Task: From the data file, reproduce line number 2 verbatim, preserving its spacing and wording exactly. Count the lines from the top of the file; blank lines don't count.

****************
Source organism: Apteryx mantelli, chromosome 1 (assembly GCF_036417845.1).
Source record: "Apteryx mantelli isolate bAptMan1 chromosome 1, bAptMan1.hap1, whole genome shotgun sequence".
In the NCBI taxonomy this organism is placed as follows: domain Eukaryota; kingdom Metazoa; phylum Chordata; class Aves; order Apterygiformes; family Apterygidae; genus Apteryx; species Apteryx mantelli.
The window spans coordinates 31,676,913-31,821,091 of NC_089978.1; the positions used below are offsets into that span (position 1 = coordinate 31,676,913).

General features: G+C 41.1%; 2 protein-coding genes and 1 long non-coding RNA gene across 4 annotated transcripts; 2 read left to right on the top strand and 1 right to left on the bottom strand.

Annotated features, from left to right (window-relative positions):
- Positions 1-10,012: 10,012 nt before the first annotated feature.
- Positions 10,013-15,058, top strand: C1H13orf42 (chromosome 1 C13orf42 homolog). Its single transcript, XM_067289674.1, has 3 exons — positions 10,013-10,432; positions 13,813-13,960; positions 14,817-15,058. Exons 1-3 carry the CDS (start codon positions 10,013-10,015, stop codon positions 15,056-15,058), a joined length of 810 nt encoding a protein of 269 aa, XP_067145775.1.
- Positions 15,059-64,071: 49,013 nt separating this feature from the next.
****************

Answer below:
Source record: "Apteryx mantelli isolate bAptMan1 chromosome 1, bAptMan1.hap1, whole genome shotgun sequence".